For Duckett in particular, the tour has been a second chance at a childhood dream: to become a Test cricketer and then register a Test century, as he did at the first time of asking on his second coming. Best of all, the left-hander played throughout like the 22-year-old who first earned a call-up in 2016. A chastening experience in India - the last two of four caps he had coming into this series - ended up rattling him for a few years after. Having rediscovered his funk, he has been able to take it to the next level thanks to an ethos that aligns perfectly with his.
"I've got the same shots now I had six years ago," he said on Tuesday. "The one game in Bangladesh six years ago when I got 60 [56] is exactly how I played in this. Looking back, I wish I had done it every game but, back then, it was not really the way to play Test cricket.
"Right now, I don't think Stokesy cares what you do to get runs, whether that means scooping [Tim] Southee in New Zealand [in February]. For me that mindset allows me to score runs and makes me my best. If I'm looking to survive then to be honest I'm pretty useless. My way of surviving is to put the bowlers under pressure and look to score."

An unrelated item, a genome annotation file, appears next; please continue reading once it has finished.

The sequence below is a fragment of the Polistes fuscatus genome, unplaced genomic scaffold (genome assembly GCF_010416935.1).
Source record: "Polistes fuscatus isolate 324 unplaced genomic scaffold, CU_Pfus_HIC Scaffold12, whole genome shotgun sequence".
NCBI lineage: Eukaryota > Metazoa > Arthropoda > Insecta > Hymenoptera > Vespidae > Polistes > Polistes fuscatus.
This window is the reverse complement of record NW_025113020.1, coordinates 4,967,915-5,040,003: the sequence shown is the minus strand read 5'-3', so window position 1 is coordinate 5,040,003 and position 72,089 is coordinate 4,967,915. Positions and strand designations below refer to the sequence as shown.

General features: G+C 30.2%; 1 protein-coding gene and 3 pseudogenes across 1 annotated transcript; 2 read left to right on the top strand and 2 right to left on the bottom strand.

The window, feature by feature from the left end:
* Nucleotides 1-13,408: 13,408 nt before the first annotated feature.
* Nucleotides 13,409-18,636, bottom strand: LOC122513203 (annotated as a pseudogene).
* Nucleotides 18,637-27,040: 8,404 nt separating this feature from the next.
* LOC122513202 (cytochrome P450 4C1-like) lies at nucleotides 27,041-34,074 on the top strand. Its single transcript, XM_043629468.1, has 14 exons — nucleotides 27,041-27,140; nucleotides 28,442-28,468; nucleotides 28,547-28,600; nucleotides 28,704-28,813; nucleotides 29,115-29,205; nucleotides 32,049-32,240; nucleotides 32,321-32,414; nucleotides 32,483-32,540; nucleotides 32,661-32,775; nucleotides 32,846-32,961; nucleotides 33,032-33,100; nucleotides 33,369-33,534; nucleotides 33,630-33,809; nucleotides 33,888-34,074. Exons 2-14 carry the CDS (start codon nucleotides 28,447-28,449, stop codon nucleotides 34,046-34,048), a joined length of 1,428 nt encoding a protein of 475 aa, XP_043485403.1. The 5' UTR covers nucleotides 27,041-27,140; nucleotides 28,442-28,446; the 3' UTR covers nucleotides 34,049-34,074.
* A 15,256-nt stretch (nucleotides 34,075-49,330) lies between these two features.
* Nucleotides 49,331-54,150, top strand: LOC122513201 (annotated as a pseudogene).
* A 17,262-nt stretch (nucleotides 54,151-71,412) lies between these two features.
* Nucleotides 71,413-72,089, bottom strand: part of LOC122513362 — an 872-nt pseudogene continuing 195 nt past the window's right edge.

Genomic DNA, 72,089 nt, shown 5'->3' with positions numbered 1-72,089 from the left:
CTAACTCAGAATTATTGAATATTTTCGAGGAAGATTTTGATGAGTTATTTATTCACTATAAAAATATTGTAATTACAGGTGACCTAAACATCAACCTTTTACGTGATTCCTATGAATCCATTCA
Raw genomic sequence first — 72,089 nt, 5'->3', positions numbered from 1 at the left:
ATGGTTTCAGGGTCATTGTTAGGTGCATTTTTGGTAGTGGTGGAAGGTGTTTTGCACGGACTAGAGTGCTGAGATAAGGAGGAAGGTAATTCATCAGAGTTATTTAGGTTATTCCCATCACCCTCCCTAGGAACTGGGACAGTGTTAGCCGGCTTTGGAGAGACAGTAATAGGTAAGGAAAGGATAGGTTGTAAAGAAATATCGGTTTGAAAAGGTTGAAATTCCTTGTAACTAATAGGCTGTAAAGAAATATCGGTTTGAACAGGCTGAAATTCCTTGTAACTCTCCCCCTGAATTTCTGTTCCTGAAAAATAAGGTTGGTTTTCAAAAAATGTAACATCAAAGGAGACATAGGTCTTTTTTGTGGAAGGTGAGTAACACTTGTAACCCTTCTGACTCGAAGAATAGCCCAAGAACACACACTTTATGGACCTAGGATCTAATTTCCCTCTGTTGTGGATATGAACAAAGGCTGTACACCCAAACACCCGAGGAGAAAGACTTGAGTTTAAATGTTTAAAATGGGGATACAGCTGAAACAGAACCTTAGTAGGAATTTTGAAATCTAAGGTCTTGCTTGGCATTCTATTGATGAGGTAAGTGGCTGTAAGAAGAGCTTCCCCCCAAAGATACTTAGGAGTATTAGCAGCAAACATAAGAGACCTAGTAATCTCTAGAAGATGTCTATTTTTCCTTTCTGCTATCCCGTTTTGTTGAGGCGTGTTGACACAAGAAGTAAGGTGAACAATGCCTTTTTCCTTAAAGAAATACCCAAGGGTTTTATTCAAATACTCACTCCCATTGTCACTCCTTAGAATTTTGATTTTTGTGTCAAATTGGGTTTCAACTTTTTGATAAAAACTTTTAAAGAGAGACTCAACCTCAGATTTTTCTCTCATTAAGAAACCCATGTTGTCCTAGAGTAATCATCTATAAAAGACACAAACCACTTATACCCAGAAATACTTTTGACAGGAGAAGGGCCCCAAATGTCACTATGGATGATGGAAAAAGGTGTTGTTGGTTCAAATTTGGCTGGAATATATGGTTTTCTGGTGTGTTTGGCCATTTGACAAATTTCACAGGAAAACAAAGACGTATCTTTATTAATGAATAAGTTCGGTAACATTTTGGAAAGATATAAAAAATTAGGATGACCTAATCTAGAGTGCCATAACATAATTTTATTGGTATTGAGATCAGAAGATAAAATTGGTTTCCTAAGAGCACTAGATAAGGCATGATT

****

The heavy security detail in Pakistan meant outside entertainment was minimal for England. Beyond a few golf days, most of the fun had to be had among themselves.
On the morning before the final Test, they decided to have a six-hitting competition between the squad, with teams split into North and South. Then came a battle between coach and captain. Coach won. As a result, Stokes had to serve the best on show for the North their dinner that evening, which happened to be Brook. The initial deal was for the loser to serve the victor, but McCullum figured this would be funnier. It certainly proved to be when Brook went on to run Stokes out later in the match.
It may seem like hijinks, but the logic to the competition came from Stokes' experience of long tours. Did they need another practice session after back-to-back Tests? Probably not. Could they do with a bit of a laugh to lift their energy levels? Always.
Then came the penultimate session of the tour on the third evening, which might rank as one of the strangest / most hilarious under Stokes and McCullum. When Zak Crawley was dismissed for 41 after putting on 87 with Duckett in pursuit of a target of 167, Rehan strolled out to bat as the first sighting of the legendary "Nighthawk" role originally earmarked for Stuart Broad.